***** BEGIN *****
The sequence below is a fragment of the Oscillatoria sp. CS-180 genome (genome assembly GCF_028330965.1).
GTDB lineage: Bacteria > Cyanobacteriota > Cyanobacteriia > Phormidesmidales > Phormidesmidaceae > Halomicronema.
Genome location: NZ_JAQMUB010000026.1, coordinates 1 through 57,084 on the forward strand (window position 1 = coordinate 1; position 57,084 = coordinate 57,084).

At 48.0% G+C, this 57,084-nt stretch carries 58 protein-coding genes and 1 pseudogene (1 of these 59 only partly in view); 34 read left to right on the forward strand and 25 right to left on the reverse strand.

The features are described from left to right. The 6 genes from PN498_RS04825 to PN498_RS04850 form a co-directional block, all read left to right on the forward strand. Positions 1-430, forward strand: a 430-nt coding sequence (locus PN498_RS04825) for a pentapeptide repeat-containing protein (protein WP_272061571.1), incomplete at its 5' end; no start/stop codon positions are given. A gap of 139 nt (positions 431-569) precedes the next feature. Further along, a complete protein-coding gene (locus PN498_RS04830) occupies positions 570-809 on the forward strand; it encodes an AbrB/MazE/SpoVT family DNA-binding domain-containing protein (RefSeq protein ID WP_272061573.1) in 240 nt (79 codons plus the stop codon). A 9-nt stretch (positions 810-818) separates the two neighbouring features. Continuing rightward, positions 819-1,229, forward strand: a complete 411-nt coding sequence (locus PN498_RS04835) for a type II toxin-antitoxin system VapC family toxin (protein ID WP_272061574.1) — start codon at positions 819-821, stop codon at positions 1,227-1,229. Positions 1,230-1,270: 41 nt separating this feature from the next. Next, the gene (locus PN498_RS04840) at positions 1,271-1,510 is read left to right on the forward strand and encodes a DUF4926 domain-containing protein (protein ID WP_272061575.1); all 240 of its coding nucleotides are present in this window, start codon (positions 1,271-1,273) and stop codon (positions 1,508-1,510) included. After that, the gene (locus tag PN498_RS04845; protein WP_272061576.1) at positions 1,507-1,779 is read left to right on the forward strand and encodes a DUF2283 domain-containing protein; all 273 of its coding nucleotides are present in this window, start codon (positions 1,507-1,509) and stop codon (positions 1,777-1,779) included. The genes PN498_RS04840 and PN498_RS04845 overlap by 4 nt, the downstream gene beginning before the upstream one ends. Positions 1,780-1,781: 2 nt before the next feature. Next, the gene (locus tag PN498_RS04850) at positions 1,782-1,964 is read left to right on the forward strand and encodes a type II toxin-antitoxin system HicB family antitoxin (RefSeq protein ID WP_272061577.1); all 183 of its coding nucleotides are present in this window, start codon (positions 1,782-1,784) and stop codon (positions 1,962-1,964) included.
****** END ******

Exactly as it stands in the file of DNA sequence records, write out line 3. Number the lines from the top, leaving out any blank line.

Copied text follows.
Genome location: NZ_JAQMUB010000026.1, coordinates 1 through 57,084 on the forward strand (window position 1 = coordinate 1; position 57,084 = coordinate 57,084).